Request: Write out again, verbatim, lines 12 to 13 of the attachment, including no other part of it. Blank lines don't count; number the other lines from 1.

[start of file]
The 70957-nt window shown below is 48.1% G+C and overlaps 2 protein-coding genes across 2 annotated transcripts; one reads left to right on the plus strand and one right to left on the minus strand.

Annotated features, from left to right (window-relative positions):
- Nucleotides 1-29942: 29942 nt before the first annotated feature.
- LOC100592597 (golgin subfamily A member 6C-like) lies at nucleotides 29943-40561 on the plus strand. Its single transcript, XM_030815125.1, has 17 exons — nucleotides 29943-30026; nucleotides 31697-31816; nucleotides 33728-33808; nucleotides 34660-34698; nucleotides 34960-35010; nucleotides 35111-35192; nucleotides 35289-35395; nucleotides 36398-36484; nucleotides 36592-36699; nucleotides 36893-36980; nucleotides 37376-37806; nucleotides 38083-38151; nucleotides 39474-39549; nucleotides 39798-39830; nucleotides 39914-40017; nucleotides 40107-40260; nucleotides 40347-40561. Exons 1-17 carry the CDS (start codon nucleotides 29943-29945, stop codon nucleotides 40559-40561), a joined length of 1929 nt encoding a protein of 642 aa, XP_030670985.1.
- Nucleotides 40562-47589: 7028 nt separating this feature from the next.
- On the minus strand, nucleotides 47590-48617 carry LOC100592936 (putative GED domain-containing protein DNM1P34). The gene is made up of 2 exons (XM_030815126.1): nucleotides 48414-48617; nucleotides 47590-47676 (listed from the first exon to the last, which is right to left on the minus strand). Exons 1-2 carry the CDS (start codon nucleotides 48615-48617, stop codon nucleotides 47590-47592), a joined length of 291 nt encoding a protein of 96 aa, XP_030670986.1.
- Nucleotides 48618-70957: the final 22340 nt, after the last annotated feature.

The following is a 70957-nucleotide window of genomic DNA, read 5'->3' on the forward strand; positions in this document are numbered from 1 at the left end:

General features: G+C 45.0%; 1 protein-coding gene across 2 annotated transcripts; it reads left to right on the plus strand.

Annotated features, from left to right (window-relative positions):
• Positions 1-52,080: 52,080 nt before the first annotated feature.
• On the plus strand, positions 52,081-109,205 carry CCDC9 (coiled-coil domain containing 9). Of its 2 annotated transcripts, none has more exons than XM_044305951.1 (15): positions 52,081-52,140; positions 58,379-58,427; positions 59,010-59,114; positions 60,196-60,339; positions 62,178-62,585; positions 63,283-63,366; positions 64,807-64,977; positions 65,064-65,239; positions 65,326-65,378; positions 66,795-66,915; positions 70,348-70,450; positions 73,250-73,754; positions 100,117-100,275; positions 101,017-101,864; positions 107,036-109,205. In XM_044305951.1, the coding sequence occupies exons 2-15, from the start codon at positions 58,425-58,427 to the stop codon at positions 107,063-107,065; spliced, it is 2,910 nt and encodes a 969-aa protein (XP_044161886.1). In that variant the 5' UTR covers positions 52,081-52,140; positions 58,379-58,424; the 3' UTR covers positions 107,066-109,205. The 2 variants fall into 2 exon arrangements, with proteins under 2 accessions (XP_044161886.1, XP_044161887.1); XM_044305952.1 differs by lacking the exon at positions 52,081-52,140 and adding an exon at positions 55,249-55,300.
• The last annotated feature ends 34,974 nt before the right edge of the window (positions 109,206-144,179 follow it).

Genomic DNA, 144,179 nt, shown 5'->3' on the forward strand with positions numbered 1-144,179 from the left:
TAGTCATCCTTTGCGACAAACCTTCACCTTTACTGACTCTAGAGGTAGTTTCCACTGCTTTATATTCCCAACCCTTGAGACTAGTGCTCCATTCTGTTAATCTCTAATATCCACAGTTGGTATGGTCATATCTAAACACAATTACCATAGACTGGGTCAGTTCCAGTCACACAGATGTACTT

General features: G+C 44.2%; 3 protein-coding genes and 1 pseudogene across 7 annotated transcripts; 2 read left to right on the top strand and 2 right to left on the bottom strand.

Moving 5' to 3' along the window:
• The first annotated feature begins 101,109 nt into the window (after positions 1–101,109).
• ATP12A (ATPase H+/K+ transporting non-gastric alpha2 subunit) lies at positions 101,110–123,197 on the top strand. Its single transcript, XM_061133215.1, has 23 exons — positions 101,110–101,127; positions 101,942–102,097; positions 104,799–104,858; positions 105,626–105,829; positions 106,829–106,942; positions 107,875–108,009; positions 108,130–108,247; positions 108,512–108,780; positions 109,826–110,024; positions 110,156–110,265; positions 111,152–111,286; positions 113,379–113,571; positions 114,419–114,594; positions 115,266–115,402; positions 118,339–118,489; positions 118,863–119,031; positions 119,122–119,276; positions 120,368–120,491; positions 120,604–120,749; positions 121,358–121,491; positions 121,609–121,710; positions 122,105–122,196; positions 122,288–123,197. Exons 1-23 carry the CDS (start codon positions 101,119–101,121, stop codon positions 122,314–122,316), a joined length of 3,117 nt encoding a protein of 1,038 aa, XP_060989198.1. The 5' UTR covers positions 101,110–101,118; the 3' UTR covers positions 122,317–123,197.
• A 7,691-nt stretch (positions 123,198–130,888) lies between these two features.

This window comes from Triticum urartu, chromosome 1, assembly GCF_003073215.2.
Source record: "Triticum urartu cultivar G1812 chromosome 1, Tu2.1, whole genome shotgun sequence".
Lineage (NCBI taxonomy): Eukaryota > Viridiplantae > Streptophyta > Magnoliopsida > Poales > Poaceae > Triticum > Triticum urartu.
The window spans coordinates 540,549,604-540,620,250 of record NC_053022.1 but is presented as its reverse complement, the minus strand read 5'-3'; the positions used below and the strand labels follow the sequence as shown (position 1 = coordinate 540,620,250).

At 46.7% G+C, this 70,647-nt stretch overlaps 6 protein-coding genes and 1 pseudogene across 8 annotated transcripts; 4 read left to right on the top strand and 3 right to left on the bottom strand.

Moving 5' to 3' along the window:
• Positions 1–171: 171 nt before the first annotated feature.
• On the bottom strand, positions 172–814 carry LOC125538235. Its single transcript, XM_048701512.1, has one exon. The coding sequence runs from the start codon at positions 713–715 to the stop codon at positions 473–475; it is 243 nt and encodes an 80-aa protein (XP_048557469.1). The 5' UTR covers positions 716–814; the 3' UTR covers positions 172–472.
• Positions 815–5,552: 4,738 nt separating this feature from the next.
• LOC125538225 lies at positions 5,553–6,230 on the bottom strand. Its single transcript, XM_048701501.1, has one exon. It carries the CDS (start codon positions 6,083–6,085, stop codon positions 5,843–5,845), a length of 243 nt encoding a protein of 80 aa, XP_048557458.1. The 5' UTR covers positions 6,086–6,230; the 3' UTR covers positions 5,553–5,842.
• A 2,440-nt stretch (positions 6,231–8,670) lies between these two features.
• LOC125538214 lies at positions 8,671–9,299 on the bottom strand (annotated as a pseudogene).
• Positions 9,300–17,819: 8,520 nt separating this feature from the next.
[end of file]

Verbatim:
• On the plus strand, positions 52,081-109,205 carry CCDC9 (coiled-coil domain containing 9). Of its 2 annotated transcripts, none has more exons than XM_044305951.1 (15): positions 52,081-52,140; positions 58,379-58,427; positions 59,010-59,114; positions 60,196-60,339; positions 62,178-62,585; positions 63,283-63,366; positions 64,807-64,977; positions 65,064-65,239; positions 65,326-65,378; positions 66,795-66,915; positions 70,348-70,450; positions 73,250-73,754; positions 100,117-100,275; positions 101,017-101,864; positions 107,036-109,205. In XM_044305951.1, the coding sequence occupies exons 2-15, from the start codon at positions 58,425-58,427 to the stop codon at positions 107,063-107,065; spliced, it is 2,910 nt and encodes a 969-aa protein (XP_044161886.1). In that variant the 5' UTR covers positions 52,081-52,140; positions 58,379-58,424; the 3' UTR covers positions 107,066-109,205. The 2 variants fall into 2 exon arrangements, with proteins under 2 accessions (XP_044161886.1, XP_044161887.1); XM_044305952.1 differs by lacking the exon at positions 52,081-52,140 and adding an exon at positions 55,249-55,300.
• The last annotated feature ends 34,974 nt before the right edge of the window (positions 109,206-144,179 follow it).